In the State of Washington, claims arise in two ways: (1) because of an industrial injury or (2) because of the development of an occupational disease. With rare exception, suing the employer is not an option if a worker suffers a traumatic injury at work or develops an occupational disease. Instead, injured workers must file a claim for workers’ compensation benefits pursuant to the Industrial Insurance Act. The difference between an industrial injury and an occupational disease is that an injury occurs as the result of a sudden and tangible event at work whereas an occupational disease develops naturally and proximately out of distinctive conditions of employment. Simply put, if you can identify the place, time and location that an injury occurred, it is most likely an “industrial injury”. If symptoms developed over time, or if there was no identifiable precipitating event, it is most likely an “occupational disease”.
It is important for the injured worker and his or her medical provider to determine what type of claim should be filed because the deadlines for filing the claims are different. In order for an industrial injury claim to be considered for allowance, it must be filed within one year of the date of the injury. In order for an occupational disease claim to be considered for allowance, it must be filed within two years of the date that the injured worker is notified in writing by his or her medical provider that he or she has developed an occupational disease condition. In order to file a claim, the injured worker and medical provider must complete a “Report of Accident Workplace Injury, Accident, or Occupational Disease”. Most medical providers should have applications for benefits available. However, these forms can be ordered or filled out electronically on the Department of Labor and Industries’ website at http://www.lni.wa.gov/FormPub/Detail.asp?DocID=1599. In the case of self-insured employers, the application that must be completed is different. The form is called a “Self-Insurer Accident Report” or “SIF-2” and should be provided to workers by the self-insured employer or the employer’s third party claims administrator. However, this form can also be ordered through the Department’s website at http://www.lni.wa.gov/FormPub/Detail.asp?DocID=2466.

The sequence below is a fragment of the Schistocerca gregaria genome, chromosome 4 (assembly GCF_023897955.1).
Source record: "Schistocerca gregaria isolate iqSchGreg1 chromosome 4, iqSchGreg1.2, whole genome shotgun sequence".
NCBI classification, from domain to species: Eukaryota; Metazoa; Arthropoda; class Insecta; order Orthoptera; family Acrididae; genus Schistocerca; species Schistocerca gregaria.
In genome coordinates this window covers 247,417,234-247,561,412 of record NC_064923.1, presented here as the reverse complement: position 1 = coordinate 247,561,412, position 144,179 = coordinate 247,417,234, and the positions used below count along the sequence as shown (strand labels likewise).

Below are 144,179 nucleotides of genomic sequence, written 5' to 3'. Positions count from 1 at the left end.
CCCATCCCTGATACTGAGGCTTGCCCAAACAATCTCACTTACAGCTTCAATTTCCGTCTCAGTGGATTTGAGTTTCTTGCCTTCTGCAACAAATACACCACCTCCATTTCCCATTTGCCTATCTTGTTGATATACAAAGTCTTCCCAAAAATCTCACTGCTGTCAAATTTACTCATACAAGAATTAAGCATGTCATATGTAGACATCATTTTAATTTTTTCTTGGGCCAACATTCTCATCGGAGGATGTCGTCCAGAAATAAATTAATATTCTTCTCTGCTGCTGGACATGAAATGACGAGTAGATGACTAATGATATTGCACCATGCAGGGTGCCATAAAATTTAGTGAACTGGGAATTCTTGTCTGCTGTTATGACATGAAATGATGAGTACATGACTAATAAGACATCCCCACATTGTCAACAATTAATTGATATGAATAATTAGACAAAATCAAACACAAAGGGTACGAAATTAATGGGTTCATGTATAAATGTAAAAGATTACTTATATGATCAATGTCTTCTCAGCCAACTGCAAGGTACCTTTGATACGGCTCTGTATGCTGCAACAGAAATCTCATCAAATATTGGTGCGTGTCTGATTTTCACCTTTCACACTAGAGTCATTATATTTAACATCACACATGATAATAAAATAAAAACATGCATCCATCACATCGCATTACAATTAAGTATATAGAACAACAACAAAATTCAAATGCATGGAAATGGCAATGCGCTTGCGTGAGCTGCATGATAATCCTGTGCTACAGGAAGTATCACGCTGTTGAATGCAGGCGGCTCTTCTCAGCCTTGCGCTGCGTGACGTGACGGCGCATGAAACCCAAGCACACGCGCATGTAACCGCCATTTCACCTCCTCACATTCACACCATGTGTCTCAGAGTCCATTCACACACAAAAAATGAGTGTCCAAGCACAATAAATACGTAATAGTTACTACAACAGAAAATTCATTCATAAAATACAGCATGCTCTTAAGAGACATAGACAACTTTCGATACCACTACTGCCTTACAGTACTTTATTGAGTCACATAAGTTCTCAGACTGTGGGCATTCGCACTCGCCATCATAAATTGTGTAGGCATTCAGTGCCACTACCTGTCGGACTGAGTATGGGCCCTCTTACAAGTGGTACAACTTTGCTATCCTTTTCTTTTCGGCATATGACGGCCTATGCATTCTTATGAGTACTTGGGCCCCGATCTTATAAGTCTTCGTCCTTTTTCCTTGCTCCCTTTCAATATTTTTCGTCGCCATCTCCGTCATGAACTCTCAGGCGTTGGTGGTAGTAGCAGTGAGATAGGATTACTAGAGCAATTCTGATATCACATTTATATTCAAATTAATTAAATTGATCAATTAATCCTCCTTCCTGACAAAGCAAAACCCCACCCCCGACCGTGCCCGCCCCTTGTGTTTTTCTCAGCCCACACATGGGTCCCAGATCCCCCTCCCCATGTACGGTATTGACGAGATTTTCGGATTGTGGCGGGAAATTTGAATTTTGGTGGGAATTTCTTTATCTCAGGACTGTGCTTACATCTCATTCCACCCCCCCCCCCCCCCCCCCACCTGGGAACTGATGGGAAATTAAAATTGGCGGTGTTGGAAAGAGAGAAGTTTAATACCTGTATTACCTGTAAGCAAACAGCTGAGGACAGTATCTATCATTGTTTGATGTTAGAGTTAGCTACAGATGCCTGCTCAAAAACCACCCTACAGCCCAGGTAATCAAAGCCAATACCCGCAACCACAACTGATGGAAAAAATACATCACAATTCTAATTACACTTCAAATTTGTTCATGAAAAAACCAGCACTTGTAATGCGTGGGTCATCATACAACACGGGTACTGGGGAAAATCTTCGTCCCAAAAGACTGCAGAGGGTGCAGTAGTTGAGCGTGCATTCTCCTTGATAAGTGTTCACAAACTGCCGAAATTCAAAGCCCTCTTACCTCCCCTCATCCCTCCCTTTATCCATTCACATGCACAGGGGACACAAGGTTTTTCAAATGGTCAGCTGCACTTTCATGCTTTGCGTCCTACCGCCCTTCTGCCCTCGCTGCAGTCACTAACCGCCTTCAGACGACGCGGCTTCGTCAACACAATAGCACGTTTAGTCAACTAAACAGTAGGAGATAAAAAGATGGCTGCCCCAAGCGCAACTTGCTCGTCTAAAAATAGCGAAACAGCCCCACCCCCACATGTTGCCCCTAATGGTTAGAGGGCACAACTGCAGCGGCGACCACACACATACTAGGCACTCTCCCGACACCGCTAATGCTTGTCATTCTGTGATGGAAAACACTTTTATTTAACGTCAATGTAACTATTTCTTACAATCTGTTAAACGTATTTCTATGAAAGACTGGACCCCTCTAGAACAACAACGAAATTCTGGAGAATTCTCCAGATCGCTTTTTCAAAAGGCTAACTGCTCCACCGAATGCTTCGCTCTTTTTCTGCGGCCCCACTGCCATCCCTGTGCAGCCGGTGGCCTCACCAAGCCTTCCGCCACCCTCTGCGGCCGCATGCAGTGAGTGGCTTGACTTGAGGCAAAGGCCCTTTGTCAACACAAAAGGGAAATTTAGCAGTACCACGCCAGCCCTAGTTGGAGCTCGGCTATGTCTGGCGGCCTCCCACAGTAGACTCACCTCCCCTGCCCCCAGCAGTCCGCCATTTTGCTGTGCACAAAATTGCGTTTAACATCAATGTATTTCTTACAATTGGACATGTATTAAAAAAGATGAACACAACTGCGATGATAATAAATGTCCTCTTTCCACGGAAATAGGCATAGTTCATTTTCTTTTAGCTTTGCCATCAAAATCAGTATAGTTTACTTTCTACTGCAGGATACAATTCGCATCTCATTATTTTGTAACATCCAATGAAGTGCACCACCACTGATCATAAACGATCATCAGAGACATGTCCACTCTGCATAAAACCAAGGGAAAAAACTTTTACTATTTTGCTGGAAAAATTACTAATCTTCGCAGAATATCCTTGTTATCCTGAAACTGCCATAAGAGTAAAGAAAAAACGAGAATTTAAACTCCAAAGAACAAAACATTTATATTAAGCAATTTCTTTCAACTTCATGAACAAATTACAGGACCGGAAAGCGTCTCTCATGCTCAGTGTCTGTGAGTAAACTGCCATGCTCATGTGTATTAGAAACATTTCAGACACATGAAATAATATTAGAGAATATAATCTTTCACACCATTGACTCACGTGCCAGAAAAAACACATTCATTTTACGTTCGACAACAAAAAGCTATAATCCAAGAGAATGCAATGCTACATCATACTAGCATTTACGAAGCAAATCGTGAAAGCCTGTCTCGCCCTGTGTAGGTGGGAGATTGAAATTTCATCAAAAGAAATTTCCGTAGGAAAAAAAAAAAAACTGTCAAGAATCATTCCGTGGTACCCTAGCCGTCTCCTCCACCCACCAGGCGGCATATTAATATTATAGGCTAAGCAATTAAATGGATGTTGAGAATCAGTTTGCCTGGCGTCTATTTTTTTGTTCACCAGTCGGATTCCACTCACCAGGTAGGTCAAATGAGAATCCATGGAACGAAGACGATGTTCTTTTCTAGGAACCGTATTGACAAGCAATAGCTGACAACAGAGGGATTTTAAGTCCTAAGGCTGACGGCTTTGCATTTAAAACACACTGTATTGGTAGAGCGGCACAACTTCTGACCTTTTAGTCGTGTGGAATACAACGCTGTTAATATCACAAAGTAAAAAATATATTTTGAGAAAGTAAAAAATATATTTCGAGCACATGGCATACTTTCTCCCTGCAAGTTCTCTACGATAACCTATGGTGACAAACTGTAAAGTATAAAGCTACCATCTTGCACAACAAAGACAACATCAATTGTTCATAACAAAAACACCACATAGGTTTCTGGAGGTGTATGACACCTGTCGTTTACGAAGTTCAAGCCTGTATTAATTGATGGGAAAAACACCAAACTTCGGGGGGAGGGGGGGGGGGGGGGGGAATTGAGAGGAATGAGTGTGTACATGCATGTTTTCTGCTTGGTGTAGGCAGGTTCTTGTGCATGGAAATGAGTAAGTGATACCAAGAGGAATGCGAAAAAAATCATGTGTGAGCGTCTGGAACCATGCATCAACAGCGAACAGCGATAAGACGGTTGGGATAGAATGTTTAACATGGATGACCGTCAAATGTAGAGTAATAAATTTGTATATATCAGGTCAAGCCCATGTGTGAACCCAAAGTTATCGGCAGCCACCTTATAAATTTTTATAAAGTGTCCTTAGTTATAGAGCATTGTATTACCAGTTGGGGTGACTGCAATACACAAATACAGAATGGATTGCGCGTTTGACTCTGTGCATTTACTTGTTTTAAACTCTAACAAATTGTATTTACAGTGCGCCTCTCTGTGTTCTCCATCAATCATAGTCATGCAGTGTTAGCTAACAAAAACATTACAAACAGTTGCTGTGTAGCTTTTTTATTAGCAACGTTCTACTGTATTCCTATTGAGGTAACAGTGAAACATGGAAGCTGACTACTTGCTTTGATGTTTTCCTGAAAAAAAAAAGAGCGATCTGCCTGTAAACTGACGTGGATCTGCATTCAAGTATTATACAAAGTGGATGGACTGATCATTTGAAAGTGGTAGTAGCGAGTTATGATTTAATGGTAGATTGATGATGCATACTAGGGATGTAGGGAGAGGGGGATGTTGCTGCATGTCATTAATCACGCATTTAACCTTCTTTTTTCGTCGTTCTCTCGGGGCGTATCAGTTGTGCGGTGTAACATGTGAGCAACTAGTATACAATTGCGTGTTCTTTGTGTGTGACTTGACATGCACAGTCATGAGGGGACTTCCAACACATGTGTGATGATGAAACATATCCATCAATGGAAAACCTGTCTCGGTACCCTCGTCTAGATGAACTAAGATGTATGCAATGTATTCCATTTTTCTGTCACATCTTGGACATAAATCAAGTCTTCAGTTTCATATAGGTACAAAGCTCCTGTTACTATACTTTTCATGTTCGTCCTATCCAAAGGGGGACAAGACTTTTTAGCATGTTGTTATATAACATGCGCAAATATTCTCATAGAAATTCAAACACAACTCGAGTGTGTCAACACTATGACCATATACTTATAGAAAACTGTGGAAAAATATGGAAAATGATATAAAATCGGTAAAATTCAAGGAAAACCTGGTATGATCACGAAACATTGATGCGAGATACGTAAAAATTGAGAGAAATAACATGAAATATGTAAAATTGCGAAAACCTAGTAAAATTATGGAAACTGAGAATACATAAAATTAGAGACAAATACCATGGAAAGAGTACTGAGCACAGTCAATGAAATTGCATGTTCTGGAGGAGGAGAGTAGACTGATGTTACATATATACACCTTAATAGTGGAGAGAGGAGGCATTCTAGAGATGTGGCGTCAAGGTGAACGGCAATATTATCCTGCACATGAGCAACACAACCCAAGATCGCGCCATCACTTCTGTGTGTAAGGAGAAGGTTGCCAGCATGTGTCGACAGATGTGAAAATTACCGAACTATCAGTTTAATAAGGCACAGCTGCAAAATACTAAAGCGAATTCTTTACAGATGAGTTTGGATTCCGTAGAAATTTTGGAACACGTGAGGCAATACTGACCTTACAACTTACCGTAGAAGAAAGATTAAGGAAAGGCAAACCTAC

The accident report asks for information regarding the injury, the employer of injury, wages, diagnoses, and treatment in addition to other background information. Your medical provider may also complete a “Physician’s Initial Report” and if your industrial injury or occupational disease limits your ability to work, your medical provider should also complete an “Activity Prescription Form” which can be downloaded from the Department’s website at http://www.lni.wa.gov/FormPub/Detail.asp?DocID=2286.
Your medical provider should submit the claim forms to the Department or self-insured employer within five days of your evaluation and completion of the claim forms. Claim processing time varies depending on the type of claim. However, if you are eligible for wage-replacement benefits (also known as time loss compensation), and no further information is needed, the Department or the self-insured employer must send the first benefit check within fourteen days of receiving the claim forms.
At Foster Law, P.C. we are expert, we are fierce, and we are compassionate. Our team offers decades of experience to helping literally thousands of injured workers obtain the benefits that are so crucial to maintaining their welfare and that of their families. If you have any questions or concerns about filing an industrial injury or occupational disease claim, we invite you to contact us. Initial consultations are complimentary. Don’t leave your workers’ compensation claim to chance; consult with experts.